The other thing that was not there was my focus.  The twilight of fear and anger and doubt had consumed me, leading to the night of pain and negativity.  I knew this. To finish, to leave the suffering as fast as possible I needed to change.  It was frustrating to think about our pace and the pain. With the last, and deepest, reserves of optimism and self-control, focus shifted to every exhale, using the energy and force from that to strengthen the ankle.  Within minutes of this mental transition, a strange pattern, where I’d inhale, and then take a protracted exhale, while making a sound like, “SSSCCCCCHHHHHHHHEEEEEEEEEEEEEEWWWWWWWWWW” (almost like “Shoe”, with a very hard emphasis on the last syllable) began. It was, at best, bizarre, and I am grateful Rob said nothing, because the pain in the ankle didn’t bother me anymore.  If I’d stopped the pattern, the pain returned.  So, for the last four or five hours of our journey, I put myself into what was probably the deepest meditative trance of my life, doing this breathing pattern with nearly every step.  I was able to run (apparently right by a giant waterfall without noticing) without anger, with an acceptance of the pain.  I could feel the ankle and knew it wasn’t well, but the pain was gone.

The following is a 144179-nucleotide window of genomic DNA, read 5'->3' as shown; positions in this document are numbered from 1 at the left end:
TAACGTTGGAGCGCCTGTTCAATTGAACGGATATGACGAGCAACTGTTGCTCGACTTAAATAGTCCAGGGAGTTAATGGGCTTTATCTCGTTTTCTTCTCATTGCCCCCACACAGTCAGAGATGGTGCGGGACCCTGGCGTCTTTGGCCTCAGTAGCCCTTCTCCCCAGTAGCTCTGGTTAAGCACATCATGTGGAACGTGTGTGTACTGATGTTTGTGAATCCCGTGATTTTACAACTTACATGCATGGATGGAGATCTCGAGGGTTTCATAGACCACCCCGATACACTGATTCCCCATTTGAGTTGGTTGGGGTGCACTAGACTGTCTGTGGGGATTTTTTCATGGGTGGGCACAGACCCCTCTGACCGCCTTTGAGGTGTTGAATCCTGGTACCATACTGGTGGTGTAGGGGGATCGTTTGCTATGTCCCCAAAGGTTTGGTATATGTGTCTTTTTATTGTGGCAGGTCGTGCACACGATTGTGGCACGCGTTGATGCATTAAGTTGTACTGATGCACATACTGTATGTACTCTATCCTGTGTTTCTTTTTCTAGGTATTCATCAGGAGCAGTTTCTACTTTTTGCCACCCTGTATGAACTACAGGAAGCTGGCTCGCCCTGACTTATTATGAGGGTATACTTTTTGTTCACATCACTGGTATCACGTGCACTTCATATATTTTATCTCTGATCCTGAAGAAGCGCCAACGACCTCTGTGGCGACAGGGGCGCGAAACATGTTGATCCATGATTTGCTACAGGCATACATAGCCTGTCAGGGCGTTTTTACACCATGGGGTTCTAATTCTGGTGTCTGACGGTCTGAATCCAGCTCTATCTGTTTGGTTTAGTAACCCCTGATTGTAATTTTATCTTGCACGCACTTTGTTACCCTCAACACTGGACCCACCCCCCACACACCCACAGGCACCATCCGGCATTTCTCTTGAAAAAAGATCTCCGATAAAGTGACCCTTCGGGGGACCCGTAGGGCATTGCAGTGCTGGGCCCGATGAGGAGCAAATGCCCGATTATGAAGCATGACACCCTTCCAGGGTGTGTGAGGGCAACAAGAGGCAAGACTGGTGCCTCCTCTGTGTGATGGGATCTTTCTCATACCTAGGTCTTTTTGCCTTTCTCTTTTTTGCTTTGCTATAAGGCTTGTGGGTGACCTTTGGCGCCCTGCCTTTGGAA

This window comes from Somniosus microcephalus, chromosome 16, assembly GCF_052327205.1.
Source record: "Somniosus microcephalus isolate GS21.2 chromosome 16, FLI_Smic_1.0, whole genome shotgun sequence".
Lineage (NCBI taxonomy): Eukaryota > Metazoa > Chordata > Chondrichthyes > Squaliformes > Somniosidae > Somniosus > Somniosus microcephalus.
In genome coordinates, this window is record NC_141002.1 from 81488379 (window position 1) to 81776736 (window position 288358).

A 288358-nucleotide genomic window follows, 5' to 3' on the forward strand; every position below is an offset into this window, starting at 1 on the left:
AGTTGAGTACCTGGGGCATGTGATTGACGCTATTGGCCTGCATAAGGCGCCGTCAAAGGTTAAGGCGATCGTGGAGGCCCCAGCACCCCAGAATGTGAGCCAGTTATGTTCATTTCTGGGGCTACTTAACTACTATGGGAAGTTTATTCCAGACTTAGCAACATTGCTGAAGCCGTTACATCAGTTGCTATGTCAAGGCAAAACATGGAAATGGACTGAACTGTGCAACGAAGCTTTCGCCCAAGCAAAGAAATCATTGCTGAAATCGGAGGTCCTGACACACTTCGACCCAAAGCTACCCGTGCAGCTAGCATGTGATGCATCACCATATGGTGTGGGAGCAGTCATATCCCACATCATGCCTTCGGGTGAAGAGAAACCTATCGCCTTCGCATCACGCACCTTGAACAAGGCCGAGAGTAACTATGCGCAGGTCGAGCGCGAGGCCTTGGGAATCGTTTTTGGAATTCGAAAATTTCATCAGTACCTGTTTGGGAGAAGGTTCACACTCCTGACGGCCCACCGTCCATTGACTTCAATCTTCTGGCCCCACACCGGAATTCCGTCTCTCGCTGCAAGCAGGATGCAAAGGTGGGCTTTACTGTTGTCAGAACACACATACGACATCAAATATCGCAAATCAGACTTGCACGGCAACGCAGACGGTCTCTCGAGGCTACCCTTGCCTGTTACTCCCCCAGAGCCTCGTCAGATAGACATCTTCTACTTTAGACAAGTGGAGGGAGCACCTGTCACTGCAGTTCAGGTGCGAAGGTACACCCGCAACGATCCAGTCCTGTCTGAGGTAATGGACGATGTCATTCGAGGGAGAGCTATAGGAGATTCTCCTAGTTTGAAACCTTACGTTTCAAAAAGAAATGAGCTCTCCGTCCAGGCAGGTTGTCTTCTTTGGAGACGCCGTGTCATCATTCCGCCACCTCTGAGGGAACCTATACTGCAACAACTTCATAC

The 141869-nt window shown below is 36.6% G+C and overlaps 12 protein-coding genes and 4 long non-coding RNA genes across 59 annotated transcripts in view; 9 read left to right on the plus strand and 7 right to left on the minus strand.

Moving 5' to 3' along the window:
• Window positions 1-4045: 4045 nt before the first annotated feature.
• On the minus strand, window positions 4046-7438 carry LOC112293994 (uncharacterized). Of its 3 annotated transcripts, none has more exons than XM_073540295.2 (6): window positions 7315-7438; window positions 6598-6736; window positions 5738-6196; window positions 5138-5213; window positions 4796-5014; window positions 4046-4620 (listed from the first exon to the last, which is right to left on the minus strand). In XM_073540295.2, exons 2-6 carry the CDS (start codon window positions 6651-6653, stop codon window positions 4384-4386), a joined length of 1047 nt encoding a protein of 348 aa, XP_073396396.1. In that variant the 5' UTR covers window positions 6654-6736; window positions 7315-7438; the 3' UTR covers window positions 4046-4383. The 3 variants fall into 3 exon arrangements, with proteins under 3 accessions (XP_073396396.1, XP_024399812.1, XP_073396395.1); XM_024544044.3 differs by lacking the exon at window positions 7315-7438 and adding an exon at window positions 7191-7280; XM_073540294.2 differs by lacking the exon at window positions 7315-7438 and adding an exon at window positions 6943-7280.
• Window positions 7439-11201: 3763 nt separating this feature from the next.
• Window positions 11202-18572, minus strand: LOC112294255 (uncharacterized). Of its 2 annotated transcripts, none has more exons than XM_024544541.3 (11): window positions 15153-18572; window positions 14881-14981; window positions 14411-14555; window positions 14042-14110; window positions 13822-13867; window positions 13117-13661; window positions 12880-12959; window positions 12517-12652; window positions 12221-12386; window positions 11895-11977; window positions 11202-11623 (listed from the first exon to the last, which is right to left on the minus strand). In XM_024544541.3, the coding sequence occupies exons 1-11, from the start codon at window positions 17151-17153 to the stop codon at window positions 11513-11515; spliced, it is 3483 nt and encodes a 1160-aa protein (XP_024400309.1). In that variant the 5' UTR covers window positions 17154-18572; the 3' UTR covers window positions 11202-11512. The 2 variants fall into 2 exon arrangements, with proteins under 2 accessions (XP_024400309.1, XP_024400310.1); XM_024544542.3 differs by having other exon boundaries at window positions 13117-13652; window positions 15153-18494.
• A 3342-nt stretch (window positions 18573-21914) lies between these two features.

These last hours, these last miles, existed for me in a state of perpetual twilight.  Positive and negative emotions, good and bad, did not fully exist, but were ever present, ready to fill the ambiguity of my consciousness.  At one point, running a brilliant stretch of single-track, I had the strange sensation that my body was part of the world around it, moving in absolute harmony with the earth, myself a simple part of the larger whole. It was not good or bad.  It just was. No longer was I working to “conquer” the 100-Mile Wilderness, or had I been "conquered" by the trail, but was focused on the most basic act of moving, the more basic act of acceptance.  As we got closer, and I felt the pull of the “finish,” those excited emotions were held at bay, focusing only on inhale.  Exhale.  As we crossed Leaman Brook, I briefly pointed at the sign telling us U.S. 15, and the finish, were 3 miles away, and ran. We ran in silence, save my strange breathing.  Inhale. Exhale. “SSSCCCCHHHHHEEEEEEWWWWWWW.” I caught a glimpse of the MATC warning sign saying you must be prepared for 10 days of travel from where we had just come, and we ran to it together.  50 yards later, we reached the parking lot. 35:32. Done.